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Behind the Bench, August 11th- Junior Hockey News

Published: Wednesday, 11 Aug 2021  
By: Michael Moore, victorious-hockey.com/




The VICTORIOUS HOCKEY COMPANY’s Weekly Newsletter: BELIEVE IN YOURSELF EVEN WHEN NO ONE ELSE DOES

 

-Scratch that.

 

I had planned to write out this big long introduction but once I read Coach Littler’s favorited article for the week, I changed my mind. I guess you could say this one resonated. So, I will spare you the fluff. 

 

Enjoy, this one is good!

 

BELIEVE IN YOURSELF EVEN WHEN NO ONE ELSE DOES

Harvey Mackay

 

Life is not a parabolic curve.  It doesn't go straight up. 

 

There are a lot of lumps, a lot of bumps.  I have never yet met a successful person that hasn't had to overcome either a little or a lot of adversity in his or her life. 

 

Overnight success is much more of a myth than reality.

 

Remember the four-minute mile?  Humans had been trying to do it for centuries, since the days of the ancient Greeks.  They found the old records, how the Greeks tried to accomplish this.  They had wild animals chase the runners, hoping that would make them run faster.  They tried tiger's milk, not the stuff you get down at the supermarket.  I'm talking about the real thing.  Nothing worked.  

 

So, the experts decided it was physiologically impossible for a human being to run a mile in four minutes. 

 

Our bone structure is all wrong.  Our wind resistance is too great.  Humans have inadequate lung power.  There were a million reasons - until one day when one human being proved the doctors, the trainers and the athletes all wrong.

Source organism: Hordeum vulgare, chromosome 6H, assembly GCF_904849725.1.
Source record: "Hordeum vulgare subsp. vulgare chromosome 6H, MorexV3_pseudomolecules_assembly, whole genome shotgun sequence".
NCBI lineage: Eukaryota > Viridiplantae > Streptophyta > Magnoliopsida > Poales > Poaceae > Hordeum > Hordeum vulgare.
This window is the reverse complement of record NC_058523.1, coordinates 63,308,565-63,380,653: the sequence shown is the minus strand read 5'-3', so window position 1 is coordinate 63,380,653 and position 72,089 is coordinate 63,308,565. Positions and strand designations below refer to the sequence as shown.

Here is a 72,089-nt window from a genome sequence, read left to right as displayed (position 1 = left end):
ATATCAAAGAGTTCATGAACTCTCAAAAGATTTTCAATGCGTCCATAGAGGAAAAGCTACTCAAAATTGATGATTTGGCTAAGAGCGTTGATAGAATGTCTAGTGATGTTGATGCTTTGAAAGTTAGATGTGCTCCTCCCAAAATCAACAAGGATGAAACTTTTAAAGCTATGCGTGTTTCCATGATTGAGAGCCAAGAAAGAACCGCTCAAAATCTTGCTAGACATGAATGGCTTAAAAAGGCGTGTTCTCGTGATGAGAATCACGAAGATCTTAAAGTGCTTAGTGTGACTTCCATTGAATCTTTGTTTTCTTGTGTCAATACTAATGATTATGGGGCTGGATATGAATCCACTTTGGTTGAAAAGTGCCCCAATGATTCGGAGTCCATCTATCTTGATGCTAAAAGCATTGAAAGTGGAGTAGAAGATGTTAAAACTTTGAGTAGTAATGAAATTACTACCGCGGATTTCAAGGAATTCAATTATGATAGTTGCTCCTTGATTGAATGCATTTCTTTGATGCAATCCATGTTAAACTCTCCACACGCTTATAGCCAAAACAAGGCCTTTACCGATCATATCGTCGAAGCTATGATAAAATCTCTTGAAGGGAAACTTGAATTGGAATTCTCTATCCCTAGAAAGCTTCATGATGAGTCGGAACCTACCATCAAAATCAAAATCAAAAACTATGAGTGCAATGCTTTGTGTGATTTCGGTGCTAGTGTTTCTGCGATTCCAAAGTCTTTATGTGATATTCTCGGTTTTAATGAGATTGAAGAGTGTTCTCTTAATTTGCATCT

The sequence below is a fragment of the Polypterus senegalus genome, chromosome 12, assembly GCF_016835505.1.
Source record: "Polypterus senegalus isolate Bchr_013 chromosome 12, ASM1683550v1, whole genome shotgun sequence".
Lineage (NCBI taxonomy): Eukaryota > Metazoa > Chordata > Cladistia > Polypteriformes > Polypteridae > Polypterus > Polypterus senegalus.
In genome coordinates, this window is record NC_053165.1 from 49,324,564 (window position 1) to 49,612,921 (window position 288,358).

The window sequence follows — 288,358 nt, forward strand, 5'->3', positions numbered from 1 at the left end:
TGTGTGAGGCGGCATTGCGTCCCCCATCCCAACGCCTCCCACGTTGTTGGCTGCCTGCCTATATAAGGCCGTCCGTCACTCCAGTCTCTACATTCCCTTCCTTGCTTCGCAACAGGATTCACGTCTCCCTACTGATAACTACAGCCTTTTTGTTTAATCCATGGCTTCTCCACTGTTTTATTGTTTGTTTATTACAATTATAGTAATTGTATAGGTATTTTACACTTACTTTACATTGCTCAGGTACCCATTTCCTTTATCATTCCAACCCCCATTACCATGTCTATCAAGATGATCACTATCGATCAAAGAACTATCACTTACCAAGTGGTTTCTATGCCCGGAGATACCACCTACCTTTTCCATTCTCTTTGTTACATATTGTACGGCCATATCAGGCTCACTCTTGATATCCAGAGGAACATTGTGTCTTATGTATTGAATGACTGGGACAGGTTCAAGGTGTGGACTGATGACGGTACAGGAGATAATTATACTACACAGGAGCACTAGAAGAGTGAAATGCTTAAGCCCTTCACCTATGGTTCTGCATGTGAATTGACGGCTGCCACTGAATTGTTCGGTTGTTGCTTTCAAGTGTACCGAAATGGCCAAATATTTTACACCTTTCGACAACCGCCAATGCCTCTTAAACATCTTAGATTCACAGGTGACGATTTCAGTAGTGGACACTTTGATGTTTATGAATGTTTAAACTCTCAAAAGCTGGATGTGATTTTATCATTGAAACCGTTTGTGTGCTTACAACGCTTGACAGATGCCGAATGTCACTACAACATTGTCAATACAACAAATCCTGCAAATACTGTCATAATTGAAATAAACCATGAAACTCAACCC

In 1954, Roger Bannister showed the world that it could be done.  Over the next few years, more and more people broke the four-minute mile once they realized that yes, it was possible.

 

When Bannister passed away in early March of this year, it brought back a lot of memories from that time in history that I remember so well.  

 

The world was changing a great deal.  People around the world were overcoming the long-perceived physical boundaries of nature.  American pilot Chuck Yeager broke the sound barrier in 1947.  And who can forget Sir Edmond Hillary and his Sherpa guide Tenzing Norgay conquering Mount Everest in 1953.

 

Many famous people have overcome tremendous adversity to triumph:

 

Bill Gates, co-founder of Microsoft and one of the richest people in the world, dropped out of school and had his first business fail.

 

Oprah Winfrey overcame terrible poverty growing up in rural Mississippi to become a billionaire media mogul who has inspired millions around the world.

 

Albert Einstein didn't speak until he was four years old and couldn't get a job in physics for two years after graduation.  

 

Richard Branson didn't let his dyslexia stop him from founding Virgin Group and controlling more than 400 companies.

 

Popular recording star Jay-Z came from a rough Brooklyn neighborhood but couldn't get signed to any record labels as a rapper.  In 2013, "Time Magazine," ranked him as one of the most influential people in the world.

 

Vincent Van Gogh is considered one of the greatest painters of all time, yet he only sold one painting during his lifetime.